no direction home

It’s exhausting, not having a real place to call home. Yes, I have a room. It’s about 75 square feet of space, a limitation that makes me acutely aware of how little I have, how much I’ve given up.

I’ve halfway decided that if something doesn’t break by Thanksgiving, I’m going to ask my dad if I can come home for a while. There are worse places to be than Texas, and there are worse things to do than reconnect with my father and his family. Maybe he’ll even have work for me to do down there. Probably so, knowing him.

I’m tired of being a nomad. December 2nd will be six months since I moved to NYC, eleven months since I was laid off from my last full-time job. Everyone has their limits. New York City will always be there. Maybe it’s good to have a backup plan. I’ve said before I didn’t have one, that if NYC didn’t pan out that it would be the end of the line for me. What I meant by that, I don’t know. But I know I’m not ready for an ending.

Of course my No. 1 choice — if the option exists — is still to find a job with a decent wage and stay in NYC, visiting Chicago frequently to see my kids. No. 2 would be going back to Chicago (which would be much easier on my heartstrings when it comes to the boys) — I’ve opened myself up to the possibility and have been looking to see if the job market has perked up a little bit in the past six months. No. 3 is going back to Texas, getting some sort of work that would allow me to visit Chicago regularly.

I have an interview next week for a dream-y job. I’ve got a few freelance things in the pipeline. I’m not in a horrible situation, even though I am living on a week-to-week basis in terms of money, most weeks. But I need more stability that what I’ve afforded myself lately. I need for 90% of what I own not to be in storage indefinitely. I need to be sure that I have the financial means to see my kids regularly.  I need to have a space that truly feels like my own, not one on loan for a cheap price every seven days.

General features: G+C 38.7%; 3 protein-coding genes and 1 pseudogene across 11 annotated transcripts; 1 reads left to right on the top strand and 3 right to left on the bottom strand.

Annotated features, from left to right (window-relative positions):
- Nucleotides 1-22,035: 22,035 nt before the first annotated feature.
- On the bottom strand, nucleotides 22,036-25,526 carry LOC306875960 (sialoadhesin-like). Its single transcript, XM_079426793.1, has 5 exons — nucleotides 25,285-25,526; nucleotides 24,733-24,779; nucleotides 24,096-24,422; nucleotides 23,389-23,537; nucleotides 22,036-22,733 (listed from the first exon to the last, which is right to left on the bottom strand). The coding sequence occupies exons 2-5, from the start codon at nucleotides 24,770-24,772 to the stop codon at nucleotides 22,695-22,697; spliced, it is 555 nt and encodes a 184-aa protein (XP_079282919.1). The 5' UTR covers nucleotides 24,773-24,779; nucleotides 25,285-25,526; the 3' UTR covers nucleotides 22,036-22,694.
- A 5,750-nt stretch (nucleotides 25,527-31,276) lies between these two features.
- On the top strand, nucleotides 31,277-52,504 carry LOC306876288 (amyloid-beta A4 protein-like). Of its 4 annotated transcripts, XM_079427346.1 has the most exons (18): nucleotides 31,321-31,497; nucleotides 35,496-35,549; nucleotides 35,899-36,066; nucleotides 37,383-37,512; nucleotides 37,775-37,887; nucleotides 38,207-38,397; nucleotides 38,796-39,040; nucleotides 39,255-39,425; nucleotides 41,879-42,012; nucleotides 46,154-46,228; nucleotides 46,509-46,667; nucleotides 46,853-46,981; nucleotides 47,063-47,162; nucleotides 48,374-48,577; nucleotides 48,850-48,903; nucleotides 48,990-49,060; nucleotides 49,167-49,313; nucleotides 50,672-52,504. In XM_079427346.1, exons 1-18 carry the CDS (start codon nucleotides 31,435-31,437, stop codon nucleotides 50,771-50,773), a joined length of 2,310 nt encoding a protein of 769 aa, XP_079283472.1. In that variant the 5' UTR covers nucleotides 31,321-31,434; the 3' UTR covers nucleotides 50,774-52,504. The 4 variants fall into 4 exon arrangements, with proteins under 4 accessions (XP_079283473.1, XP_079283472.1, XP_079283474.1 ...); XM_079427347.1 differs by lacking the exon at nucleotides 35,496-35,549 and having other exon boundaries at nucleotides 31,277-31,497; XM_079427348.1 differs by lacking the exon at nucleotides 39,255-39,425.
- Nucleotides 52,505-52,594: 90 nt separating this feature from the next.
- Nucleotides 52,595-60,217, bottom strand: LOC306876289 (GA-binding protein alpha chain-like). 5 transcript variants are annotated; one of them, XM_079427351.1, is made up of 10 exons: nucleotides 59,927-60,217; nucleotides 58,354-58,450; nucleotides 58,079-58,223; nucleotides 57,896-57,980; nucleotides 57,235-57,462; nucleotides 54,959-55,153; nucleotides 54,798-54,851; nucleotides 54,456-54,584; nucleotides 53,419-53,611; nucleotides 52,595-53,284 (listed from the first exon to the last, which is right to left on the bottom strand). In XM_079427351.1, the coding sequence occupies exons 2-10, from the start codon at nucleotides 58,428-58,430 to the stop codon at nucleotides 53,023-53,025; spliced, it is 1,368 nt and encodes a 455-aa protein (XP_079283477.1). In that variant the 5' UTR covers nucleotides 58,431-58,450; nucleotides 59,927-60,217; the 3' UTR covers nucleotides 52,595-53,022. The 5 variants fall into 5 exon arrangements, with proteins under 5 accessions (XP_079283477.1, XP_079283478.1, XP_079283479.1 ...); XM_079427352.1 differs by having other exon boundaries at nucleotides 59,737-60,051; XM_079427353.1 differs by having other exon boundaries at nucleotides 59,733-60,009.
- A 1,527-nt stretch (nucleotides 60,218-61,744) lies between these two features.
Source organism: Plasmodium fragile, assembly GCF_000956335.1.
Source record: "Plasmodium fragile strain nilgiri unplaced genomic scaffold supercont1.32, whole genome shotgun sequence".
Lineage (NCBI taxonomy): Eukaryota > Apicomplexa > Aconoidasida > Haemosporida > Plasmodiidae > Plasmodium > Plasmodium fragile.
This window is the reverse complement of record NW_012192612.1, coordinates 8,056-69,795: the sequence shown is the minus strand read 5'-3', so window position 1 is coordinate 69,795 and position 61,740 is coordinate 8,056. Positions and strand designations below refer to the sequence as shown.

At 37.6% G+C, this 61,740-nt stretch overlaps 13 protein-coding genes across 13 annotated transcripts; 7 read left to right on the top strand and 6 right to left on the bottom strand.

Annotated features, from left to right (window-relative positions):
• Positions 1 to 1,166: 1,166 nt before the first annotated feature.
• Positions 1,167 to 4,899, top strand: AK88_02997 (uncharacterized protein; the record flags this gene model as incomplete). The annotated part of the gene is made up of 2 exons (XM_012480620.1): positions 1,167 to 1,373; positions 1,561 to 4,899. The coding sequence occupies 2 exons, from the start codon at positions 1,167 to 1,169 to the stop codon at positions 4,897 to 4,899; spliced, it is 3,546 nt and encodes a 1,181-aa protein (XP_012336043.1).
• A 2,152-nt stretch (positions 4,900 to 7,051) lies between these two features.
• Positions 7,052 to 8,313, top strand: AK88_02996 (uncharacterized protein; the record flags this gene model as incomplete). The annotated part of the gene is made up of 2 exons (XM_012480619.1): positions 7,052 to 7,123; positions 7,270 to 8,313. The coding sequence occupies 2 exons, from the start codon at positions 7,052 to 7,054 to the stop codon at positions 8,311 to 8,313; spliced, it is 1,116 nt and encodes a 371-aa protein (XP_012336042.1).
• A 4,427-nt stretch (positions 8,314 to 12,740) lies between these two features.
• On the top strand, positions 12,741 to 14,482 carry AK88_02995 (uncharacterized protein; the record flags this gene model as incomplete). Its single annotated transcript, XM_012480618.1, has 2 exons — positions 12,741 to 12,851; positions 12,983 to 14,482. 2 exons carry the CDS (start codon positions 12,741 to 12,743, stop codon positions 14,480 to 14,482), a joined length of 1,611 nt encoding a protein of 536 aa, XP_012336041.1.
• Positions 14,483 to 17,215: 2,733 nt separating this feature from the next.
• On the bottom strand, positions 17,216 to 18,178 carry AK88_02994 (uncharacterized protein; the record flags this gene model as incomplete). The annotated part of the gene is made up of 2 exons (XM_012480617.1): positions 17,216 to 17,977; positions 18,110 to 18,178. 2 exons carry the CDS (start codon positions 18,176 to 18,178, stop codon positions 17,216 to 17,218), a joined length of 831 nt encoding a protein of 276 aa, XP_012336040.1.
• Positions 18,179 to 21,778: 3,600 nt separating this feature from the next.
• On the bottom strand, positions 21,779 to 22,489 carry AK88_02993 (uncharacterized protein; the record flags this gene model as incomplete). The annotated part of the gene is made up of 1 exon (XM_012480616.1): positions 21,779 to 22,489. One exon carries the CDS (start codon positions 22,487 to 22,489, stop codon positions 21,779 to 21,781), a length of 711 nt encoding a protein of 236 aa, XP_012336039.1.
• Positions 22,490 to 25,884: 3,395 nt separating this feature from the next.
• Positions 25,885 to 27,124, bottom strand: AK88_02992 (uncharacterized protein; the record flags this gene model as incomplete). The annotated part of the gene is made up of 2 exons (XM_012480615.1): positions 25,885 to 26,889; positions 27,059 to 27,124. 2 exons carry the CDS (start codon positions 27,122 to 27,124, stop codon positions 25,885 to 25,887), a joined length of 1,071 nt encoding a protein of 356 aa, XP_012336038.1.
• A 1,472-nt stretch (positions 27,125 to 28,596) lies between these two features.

In a little while, I’m taking my younger son home. We’ve been together for five days, and it’s been a blessing. I hate leaving him in Chicago. It’s harder and harder every time to go back to NYC, knowing that the ostensible reason I went there — to find a job more easily — hasn’t come to fruition. There’s only so much I can take, and I’m reaching that limit. Quickly.

We’ll see what happens with the interview next week and with the other things on the horizon. But I’m giving myself a deadline. Six months, December 2nd. There it is. I can’t afford to feel guilty or like a failure. It just is what it is. I’ll wait and see.


7 thoughts on “no direction home”

      1. Some people have wacky beliefs, but it’s not really for you to concern yourself with that. People will believe what they want to believe, regardless of what you choose. Trust me, as someone who is trying to launch a business, I live with the very real prospect of failure every day (I don’t have a trust fund or anything else to fall back on, either). Ultimately, what people think cannot be any of our business if we want to be fulfilled and serene – which I assume we do…


        1. Yes – it’s not as if I don’t have my freak-out and fearful moments!

          A friend shared last week something that has been on my mind ever since: “Progress comes in fits and starts.” That has absolutely been my experience.


        2. I also like Anne Lamott’s thing: that when things get all troublesome and difficult it’s because something great and beautiful is waiting to be born but you need to be distracted for that to happen (paraphrasing, much less grace than she offers).


        3. Another friend (who is in deep work turmoil) said today that her therapists encourages her to revel in all that is “yummy and cozy” in her life when things are really awful. I live for hot baths and mint tea and my favorite scents when things are just plain scary. I hope you have some sensual treats you can give yourself!


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